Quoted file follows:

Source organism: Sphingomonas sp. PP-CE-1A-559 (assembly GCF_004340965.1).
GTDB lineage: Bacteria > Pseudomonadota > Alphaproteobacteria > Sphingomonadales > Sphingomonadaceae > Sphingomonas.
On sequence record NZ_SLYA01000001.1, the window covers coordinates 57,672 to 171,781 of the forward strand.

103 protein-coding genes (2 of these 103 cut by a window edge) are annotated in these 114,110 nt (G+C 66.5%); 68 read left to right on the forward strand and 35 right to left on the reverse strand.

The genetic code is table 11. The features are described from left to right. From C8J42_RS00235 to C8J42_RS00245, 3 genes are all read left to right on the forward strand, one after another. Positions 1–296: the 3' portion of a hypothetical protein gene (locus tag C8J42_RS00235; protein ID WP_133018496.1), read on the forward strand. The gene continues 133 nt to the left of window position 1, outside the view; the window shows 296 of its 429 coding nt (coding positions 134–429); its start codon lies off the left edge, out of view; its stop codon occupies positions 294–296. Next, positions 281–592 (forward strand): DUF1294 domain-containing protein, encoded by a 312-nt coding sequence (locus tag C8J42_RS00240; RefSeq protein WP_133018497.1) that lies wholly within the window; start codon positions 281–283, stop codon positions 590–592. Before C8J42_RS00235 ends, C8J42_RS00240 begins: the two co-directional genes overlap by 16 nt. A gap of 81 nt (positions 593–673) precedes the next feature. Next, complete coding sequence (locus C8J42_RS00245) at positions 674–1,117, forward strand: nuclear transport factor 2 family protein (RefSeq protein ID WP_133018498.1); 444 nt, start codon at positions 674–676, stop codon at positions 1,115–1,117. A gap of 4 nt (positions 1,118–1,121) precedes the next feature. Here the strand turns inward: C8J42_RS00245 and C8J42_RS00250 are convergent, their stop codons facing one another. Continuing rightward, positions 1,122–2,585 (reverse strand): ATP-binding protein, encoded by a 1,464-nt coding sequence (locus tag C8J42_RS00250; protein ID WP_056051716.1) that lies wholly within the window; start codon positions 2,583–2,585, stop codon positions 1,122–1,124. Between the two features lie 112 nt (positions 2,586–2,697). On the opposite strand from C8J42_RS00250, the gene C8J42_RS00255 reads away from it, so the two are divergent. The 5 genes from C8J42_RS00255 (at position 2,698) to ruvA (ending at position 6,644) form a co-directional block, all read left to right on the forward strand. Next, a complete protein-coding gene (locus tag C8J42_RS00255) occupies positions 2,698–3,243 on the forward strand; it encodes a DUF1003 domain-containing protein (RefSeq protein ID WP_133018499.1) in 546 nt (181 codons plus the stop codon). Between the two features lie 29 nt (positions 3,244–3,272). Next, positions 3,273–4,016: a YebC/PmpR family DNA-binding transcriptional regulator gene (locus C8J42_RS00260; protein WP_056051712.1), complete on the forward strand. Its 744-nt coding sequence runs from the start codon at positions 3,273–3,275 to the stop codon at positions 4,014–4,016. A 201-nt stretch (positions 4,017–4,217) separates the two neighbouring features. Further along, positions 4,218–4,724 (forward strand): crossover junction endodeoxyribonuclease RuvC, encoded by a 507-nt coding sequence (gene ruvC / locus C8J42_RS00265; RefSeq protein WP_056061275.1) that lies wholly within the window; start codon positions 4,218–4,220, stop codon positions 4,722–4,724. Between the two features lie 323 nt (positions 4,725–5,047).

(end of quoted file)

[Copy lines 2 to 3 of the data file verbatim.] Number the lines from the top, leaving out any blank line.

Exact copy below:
GTDB lineage: Bacteria > Pseudomonadota > Alphaproteobacteria > Sphingomonadales > Sphingomonadaceae > Sphingomonas.
On sequence record NZ_SLYA01000001.1, the window covers coordinates 57,672 to 171,781 of the forward strand.